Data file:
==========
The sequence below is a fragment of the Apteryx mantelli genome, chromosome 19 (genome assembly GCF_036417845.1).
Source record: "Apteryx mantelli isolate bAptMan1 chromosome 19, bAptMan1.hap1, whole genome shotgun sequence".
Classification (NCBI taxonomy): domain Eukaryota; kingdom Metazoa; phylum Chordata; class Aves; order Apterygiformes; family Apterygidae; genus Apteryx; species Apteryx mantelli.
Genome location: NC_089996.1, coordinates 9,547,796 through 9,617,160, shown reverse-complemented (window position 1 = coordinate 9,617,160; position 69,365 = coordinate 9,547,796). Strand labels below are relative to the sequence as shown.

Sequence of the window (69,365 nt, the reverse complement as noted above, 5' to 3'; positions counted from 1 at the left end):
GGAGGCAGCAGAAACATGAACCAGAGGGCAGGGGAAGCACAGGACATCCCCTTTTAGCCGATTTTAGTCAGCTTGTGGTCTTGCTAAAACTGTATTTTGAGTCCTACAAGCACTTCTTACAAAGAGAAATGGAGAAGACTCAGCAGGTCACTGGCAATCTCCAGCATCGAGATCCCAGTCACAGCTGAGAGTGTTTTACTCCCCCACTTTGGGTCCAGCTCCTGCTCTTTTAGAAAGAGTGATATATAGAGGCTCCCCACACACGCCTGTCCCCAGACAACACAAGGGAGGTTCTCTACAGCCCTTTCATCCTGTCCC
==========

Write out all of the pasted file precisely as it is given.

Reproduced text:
The sequence below is a fragment of the Apteryx mantelli genome, chromosome 19 (genome assembly GCF_036417845.1).
Source record: "Apteryx mantelli isolate bAptMan1 chromosome 19, bAptMan1.hap1, whole genome shotgun sequence".
Classification (NCBI taxonomy): domain Eukaryota; kingdom Metazoa; phylum Chordata; class Aves; order Apterygiformes; family Apterygidae; genus Apteryx; species Apteryx mantelli.
Genome location: NC_089996.1, coordinates 9,547,796 through 9,617,160, shown reverse-complemented (window position 1 = coordinate 9,617,160; position 69,365 = coordinate 9,547,796). Strand labels below are relative to the sequence as shown.

Sequence of the window (69,365 nt, the reverse complement as noted above, 5' to 3'; positions counted from 1 at the left end):
GGAGGCAGCAGAAACATGAACCAGAGGGCAGGGGAAGCACAGGACATCCCCTTTTAGCCGATTTTAGTCAGCTTGTGGTCTTGCTAAAACTGTATTTTGAGTCCTACAAGCACTTCTTACAAAGAGAAATGGAGAAGACTCAGCAGGTCACTGGCAATCTCCAGCATCGAGATCCCAGTCACAGCTGAGAGTGTTTTACTCCCCCACTTTGGGTCCAGCTCCTGCTCTTTTAGAAAGAGTGATATATAGAGGCTCCCCACACACGCCTGTCCCCAGACAACACAAGGGAGGTTCTCTACAGCCCTTTCATCCTGTCCC